Thomas Butcher & Sons was eventually taken over by its London agents, the bankers Prescott, Dimsdale, Cave, Tugwell & Co (est. 1766), which in 1903 became Prescott’s Bank and in the same year amalgamated with Union of London & Smiths Bank.  Following further mergers, the business was absorbed into the National Provincial Bank in 1918 and became part of the National Westminster Bank in 1970.

    According to the surviving records, Thomas Butcher & Sons issued bank notes between 1836 and 1900, the known denominations of banknotes issued being £5 and £10.  In 1844 the total recorded circulation was £13,531.  A 19th century ten pound note issued by the Tring, Aylesbury and Chesham Bank, unsigned and undated, was recently offered for sale at £250.

    Signing and dating?  Banknotes were originally hand-written, although from about 1725 onwards they were partially printed, but cashiers still had to sign each note and make them payable to someone.  The ‘£’ sign and first digit were printed, but other numerals were added by hand, as were the name of the payee, the cashier’s signature, the date and the number.  Although early banknotes could be for uneven amounts, most were for round sums.  By 1855, banknotes had become entirely machine printed and payable to ‘the bearer’ (i.e. whoever possessed it).


A view (ca. 1870) in the opposite direction to that above along Tring High Street.  Butcher's Bank is just visible on the left.
 Photo: Wendy Austin collection.

Since the following was written, the Chesham has lost its place as the UK's oldest building society, having been absorbed by the Skipton Building Society in 2010.  The following remains as a  footnote on the Butcher family . . . .

    Although Butcher’s Bank is long gone, another organisation that grew out of a suggestion by Thomas Butcher Jnr. is thriving; indeed, it’s the oldest building society in the world.  Not the Halifax or the Abbey National, as you might think, but the Chesham.  When founded in 1845 it was not the first building society, but earlier societies have since gone out of business or merged with others (the earliest known was Ketley's Building Society, named after the landlord of the Golden Cross Inn in Birmingham, where it held its meetings).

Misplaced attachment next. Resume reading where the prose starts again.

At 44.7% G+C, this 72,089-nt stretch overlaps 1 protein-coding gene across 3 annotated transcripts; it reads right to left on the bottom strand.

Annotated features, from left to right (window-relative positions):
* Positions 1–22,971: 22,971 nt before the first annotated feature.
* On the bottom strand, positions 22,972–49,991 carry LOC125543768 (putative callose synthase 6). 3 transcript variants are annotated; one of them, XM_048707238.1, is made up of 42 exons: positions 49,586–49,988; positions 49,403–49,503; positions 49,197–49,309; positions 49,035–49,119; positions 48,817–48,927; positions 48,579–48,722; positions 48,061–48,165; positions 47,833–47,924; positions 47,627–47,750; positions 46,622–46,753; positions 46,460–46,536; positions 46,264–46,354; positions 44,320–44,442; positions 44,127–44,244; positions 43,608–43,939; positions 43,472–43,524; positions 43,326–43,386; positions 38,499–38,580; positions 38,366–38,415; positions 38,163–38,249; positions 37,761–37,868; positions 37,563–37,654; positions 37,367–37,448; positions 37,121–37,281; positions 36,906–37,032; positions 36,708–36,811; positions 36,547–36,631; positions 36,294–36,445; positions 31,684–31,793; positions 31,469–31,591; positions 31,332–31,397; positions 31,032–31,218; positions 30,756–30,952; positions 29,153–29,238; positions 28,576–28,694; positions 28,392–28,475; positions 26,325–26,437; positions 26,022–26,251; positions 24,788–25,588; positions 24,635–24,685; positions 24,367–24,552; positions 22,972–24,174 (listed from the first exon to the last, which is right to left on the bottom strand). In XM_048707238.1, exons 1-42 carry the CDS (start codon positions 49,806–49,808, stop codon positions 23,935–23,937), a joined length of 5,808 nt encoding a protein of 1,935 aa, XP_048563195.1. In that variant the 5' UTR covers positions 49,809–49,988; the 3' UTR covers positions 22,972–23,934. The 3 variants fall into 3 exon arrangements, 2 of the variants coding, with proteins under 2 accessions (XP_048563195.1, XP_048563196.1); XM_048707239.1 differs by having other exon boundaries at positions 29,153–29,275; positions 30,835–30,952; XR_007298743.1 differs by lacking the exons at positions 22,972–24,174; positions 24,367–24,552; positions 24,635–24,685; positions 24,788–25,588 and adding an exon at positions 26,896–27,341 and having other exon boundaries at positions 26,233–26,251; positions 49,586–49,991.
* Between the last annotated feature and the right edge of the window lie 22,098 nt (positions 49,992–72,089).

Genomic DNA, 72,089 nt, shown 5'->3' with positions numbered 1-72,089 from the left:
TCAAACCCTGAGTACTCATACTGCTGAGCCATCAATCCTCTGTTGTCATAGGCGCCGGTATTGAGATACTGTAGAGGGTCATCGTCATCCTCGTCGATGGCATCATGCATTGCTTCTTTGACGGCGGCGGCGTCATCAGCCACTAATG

At that time the people of Chesham lived mostly in and around its centre.  The town had long-established industries based on local products; the beech woods gave material for making essential implements, the river Chess provided power and water for mills as it had since Saxon times; there were tanneries, breweries, paper-making and other trades; straw-plaiting was a cottage industry for women and girls; and the boots and shoes made here were already supplying the London market.  Bricks and tiles were staple products.  As industries developed, they employed a greater proportion of the local population.  They started to earn more money and began looking for a secure way to invest it.  Thomas Butcher Jnr., who lived in the town, suggested to a group of influential local men that a building society could operate successfully in Chesham.

    Both Thomas Butcher Jnr. and his son Frederick were among the Society's trustees, while among the early directors was one Arthur Liberty, whose business later grew into the internationally famous Regent Street department store.  All of gave their services free; in the Society's early days, only the Secretary received payment.

The Village Hall, Cholesbury.

    Another legacy of the Butcher family is the Village Hall at Cholesbury near Tring.  Built in 1895 on land given to the people of Cholesbury by Frederick Butcher, a grandson of the Bank’s founder Thomas, it’s an attractive Victorian building situated at the Buckland Common end of Cholesbury.  Originally just a "parish room" it was soon taken over by the Men's Club, which charged 1p a week membership and did its best to exclude rowdies from the neighbouring villages.


Acknowledgements: I am grateful to the Archivist of The Royal Bank of Scotland, of which Butcher’s bank is a constituent, for providing much of the information on this page about the Bank and its notes in circulation, to the Secretary of the Chesham Building Society for information about the Society's early years, and to Wendy Austin for the use of photographs from her collection.